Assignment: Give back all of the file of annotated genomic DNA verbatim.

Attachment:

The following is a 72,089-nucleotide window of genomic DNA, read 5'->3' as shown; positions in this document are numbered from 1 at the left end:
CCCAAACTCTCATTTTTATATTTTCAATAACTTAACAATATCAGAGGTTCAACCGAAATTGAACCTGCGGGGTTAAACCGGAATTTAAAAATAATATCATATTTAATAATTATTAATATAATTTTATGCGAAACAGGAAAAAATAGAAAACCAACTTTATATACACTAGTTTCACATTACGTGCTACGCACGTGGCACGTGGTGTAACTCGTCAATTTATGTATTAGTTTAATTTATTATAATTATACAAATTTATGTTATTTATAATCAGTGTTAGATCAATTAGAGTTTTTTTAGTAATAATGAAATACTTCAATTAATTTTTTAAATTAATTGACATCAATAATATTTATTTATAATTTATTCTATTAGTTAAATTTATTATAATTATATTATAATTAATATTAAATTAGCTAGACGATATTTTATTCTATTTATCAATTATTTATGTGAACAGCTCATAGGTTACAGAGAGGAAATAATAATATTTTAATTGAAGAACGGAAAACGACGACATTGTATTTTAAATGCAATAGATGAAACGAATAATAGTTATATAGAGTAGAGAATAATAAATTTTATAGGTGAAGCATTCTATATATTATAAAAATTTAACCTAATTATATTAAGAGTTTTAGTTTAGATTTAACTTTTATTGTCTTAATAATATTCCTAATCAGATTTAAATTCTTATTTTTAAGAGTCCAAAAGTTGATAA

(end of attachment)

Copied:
The following is a 72,089-nucleotide window of genomic DNA, read 5'->3' as shown; positions in this document are numbered from 1 at the left end:
CCCAAACTCTCATTTTTATATTTTCAATAACTTAACAATATCAGAGGTTCAACCGAAATTGAACCTGCGGGGTTAAACCGGAATTTAAAAATAATATCATATTTAATAATTATTAATATAATTTTATGCGAAACAGGAAAAAATAGAAAACCAACTTTATATACACTAGTTTCACATTACGTGCTACGCACGTGGCACGTGGTGTAACTCGTCAATTTATGTATTAGTTTAATTTATTATAATTATACAAATTTATGTTATTTATAATCAGTGTTAGATCAATTAGAGTTTTTTTAGTAATAATGAAATACTTCAATTAATTTTTTAAATTAATTGACATCAATAATATTTATTTATAATTTATTCTATTAGTTAAATTTATTATAATTATATTATAATTAATATTAAATTAGCTAGACGATATTTTATTCTATTTATCAATTATTTATGTGAACAGCTCATAGGTTACAGAGAGGAAATAATAATATTTTAATTGAAGAACGGAAAACGACGACATTGTATTTTAAATGCAATAGATGAAACGAATAATAGTTATATAGAGTAGAGAATAATAAATTTTATAGGTGAAGCATTCTATATATTATAAAAATTTAACCTAATTATATTAAGAGTTTTAGTTTAGATTTAACTTTTATTGTCTTAATAATATTCCTAATCAGATTTAAATTCTTATTTTTAAGAGTCCAAAAGTTGATAA